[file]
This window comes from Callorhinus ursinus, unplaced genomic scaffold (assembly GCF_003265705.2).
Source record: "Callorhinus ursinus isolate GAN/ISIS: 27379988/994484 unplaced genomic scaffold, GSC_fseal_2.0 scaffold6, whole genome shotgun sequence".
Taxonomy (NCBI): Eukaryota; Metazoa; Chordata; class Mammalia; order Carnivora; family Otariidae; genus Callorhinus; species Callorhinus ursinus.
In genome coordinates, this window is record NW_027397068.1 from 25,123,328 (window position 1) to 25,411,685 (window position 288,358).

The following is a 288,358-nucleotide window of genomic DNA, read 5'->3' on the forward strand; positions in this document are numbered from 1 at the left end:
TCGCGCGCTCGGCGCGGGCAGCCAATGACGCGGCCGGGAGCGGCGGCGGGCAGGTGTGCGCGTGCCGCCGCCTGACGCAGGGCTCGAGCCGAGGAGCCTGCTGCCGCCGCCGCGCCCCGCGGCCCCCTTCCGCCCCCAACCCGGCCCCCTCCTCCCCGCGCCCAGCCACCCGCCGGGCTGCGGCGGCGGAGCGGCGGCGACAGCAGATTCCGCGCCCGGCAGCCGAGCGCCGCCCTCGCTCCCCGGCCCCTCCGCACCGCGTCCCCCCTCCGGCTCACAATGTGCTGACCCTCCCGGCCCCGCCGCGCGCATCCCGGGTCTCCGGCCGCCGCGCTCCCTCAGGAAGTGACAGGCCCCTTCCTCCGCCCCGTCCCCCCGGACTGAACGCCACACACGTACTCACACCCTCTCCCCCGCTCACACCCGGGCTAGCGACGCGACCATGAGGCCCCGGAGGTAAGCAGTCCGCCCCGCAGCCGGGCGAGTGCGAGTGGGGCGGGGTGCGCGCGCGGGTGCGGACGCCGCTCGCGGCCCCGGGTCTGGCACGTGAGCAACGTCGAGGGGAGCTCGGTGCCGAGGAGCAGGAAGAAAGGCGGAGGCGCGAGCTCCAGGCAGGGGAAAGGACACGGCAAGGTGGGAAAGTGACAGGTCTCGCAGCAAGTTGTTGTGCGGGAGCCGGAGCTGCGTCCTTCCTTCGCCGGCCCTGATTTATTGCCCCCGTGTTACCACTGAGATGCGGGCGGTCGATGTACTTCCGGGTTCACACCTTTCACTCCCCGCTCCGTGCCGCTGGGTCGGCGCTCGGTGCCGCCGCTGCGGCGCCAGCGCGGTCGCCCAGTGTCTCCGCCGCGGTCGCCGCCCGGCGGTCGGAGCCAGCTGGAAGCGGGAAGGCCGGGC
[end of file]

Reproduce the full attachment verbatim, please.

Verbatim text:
This window comes from Callorhinus ursinus, unplaced genomic scaffold (assembly GCF_003265705.2).
Source record: "Callorhinus ursinus isolate GAN/ISIS: 27379988/994484 unplaced genomic scaffold, GSC_fseal_2.0 scaffold6, whole genome shotgun sequence".
Taxonomy (NCBI): Eukaryota; Metazoa; Chordata; class Mammalia; order Carnivora; family Otariidae; genus Callorhinus; species Callorhinus ursinus.
In genome coordinates, this window is record NW_027397068.1 from 25,123,328 (window position 1) to 25,411,685 (window position 288,358).

The following is a 288,358-nucleotide window of genomic DNA, read 5'->3' on the forward strand; positions in this document are numbered from 1 at the left end:
TCGCGCGCTCGGCGCGGGCAGCCAATGACGCGGCCGGGAGCGGCGGCGGGCAGGTGTGCGCGTGCCGCCGCCTGACGCAGGGCTCGAGCCGAGGAGCCTGCTGCCGCCGCCGCGCCCCGCGGCCCCCTTCCGCCCCCAACCCGGCCCCCTCCTCCCCGCGCCCAGCCACCCGCCGGGCTGCGGCGGCGGAGCGGCGGCGACAGCAGATTCCGCGCCCGGCAGCCGAGCGCCGCCCTCGCTCCCCGGCCCCTCCGCACCGCGTCCCCCCTCCGGCTCACAATGTGCTGACCCTCCCGGCCCCGCCGCGCGCATCCCGGGTCTCCGGCCGCCGCGCTCCCTCAGGAAGTGACAGGCCCCTTCCTCCGCCCCGTCCCCCCGGACTGAACGCCACACACGTACTCACACCCTCTCCCCCGCTCACACCCGGGCTAGCGACGCGACCATGAGGCCCCGGAGGTAAGCAGTCCGCCCCGCAGCCGGGCGAGTGCGAGTGGGGCGGGGTGCGCGCGCGGGTGCGGACGCCGCTCGCGGCCCCGGGTCTGGCACGTGAGCAACGTCGAGGGGAGCTCGGTGCCGAGGAGCAGGAAGAAAGGCGGAGGCGCGAGCTCCAGGCAGGGGAAAGGACACGGCAAGGTGGGAAAGTGACAGGTCTCGCAGCAAGTTGTTGTGCGGGAGCCGGAGCTGCGTCCTTCCTTCGCCGGCCCTGATTTATTGCCCCCGTGTTACCACTGAGATGCGGGCGGTCGATGTACTTCCGGGTTCACACCTTTCACTCCCCGCTCCGTGCCGCTGGGTCGGCGCTCGGTGCCGCCGCTGCGGCGCCAGCGCGGTCGCCCAGTGTCTCCGCCGCGGTCGCCGCCCGGCGGTCGGAGCCAGCTGGAAGCGGGAAGGCCGGGC